4.3 Potentially the Standards will be a helpful tool in the assessment of trainees and teachers. The fact that the standards are now shorter than those used up to 2011 will be welcomed by most members of the teaching profession. However there are some issues with the standards for QTS. For example, the standards would work well as a basis for performance management but are not so user-friendly for assessing trainees for QTS. This is because some of the Standards would be very hard to measure/assess, especially those written as negatives such as “not expressing personal beliefs”. It would also be difficult to assess “foster a love of learning …” Also, there does not seem to be the important progression that we all strive for, given that the same Standards will also be used to assess trainees at the end of the NQT year. Similarly a lot of the ideas do not relate to the beginning teacher—they are about the progress of children not of trainees. Whilst the progress of children is extremely important the Standards make it quite difficult to measure trainee progress.

4.4 Furthermore, teaching is more complex than a competence-based model of Standards can provide and the draft revised Standards overall are no more helpful nor substantially different from the current ones. Performance descriptors more like the Ofsted characteristics for trainee teachers may be a more transparent and less subjective way of assessing teachers, although the gap between “core” and “expert” appears too great. There needs to be more rigorous and coherent support mechanisms for NQTs and early career teachers with assessment of progress and identification of needs. Also, there needs to be a greater choice of and support for different forms of CPD from which teachers can choose, but which should be sustained and in-depth, such as that provided at Masters level. Current assessment through performance management is thorough but not helped by changes in priority.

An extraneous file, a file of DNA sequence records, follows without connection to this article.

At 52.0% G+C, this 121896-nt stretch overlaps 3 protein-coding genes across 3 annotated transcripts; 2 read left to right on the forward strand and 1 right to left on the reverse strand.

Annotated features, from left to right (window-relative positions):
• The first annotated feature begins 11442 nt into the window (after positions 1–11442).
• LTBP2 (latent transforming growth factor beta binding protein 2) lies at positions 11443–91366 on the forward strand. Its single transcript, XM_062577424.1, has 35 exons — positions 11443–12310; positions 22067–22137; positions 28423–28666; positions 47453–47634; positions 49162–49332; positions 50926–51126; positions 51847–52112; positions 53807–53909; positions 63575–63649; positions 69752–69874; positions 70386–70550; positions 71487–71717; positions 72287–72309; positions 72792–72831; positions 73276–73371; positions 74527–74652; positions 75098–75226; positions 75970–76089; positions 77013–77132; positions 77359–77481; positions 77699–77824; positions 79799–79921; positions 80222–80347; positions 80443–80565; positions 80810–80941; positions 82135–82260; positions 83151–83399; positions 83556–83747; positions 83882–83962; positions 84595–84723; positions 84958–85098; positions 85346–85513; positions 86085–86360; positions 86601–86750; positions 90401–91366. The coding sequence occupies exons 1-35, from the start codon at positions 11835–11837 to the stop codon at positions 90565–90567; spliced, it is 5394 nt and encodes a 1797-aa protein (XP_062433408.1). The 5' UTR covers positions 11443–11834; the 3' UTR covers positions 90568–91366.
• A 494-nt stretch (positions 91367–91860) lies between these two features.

4.5 The best way of rewarding good teachers is through the respect afforded to the teaching professional by the government, DfE and society. However, practical ways of rewarding good teachers might be through a sabbatical scheme where leave is offered for teachers to undertake further study, an exchange or a period in industry to provide an opportunity to recharge and refresh. Also, enhancing the status, attractiveness and pay for teachers, whilst reducing the high levels of workload, will be helpful, as much evidence shows. Retention is a problem—staged rewards, rather than up-front “golden hellos” might be more effective. Middle Management (eg Head of core subjects in Secondary schools) is a key role, but brings with it a great amount of accountability—this is where funding should go, to give subject teachers who wish to remain teaching a reason for doing so.

Question 5

What contribution professional development makes to the retention of good teachers

5.1 Evidence for the impact of professional development on teacher retention indicates that professional development alone does not ensure good retention, but that good professional development is one of the important factors which can contribute to good retention. There are several key points here:

professional development needs to be high quality and to be perceived by the teachers as such;